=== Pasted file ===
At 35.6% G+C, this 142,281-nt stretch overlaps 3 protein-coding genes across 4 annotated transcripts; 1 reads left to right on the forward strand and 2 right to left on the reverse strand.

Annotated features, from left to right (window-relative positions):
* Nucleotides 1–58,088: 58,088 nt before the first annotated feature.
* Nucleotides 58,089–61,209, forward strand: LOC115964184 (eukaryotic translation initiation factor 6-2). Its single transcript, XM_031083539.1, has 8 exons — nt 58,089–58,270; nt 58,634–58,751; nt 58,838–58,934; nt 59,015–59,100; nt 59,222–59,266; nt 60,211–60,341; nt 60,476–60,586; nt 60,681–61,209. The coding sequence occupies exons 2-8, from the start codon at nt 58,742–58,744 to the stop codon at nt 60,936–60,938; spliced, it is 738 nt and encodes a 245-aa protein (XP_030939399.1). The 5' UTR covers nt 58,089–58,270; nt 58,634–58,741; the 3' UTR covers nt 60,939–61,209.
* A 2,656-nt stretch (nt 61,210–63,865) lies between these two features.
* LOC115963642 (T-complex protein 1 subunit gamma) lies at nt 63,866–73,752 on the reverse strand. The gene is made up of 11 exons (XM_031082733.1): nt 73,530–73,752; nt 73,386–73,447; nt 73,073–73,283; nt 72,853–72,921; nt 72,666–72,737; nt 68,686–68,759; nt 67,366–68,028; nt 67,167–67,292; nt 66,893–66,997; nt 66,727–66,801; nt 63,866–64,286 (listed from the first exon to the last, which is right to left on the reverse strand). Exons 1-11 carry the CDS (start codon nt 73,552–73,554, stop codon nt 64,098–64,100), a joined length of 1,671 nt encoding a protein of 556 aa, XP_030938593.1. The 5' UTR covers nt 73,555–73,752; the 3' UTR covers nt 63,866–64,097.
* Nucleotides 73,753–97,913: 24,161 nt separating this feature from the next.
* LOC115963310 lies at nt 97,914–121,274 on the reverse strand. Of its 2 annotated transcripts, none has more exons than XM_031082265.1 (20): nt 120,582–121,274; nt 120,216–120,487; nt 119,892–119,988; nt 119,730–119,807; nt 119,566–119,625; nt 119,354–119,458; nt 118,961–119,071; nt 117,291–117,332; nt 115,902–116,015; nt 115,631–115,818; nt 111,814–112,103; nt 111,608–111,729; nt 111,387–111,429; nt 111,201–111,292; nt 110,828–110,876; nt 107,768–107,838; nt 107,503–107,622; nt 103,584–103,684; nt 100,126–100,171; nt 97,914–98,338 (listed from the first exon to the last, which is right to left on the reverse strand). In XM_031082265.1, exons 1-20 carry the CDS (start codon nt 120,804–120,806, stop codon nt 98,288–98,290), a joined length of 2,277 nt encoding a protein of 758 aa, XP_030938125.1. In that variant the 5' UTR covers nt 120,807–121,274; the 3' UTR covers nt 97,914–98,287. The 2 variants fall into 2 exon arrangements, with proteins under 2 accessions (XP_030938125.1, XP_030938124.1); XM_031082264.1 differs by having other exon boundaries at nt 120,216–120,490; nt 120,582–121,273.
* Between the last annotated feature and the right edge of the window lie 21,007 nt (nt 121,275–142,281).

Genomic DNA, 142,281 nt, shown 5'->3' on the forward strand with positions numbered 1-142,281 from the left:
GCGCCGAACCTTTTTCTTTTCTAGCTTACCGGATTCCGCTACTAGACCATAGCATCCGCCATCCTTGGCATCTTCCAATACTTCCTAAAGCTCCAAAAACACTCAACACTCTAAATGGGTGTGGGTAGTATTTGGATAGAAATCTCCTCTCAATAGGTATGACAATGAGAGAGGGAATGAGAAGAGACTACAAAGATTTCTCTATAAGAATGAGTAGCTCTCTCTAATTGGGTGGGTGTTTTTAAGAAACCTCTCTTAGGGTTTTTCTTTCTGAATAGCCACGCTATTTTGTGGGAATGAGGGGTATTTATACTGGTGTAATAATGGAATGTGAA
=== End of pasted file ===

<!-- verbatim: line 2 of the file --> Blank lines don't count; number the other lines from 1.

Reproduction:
Annotated features, from left to right (window-relative positions):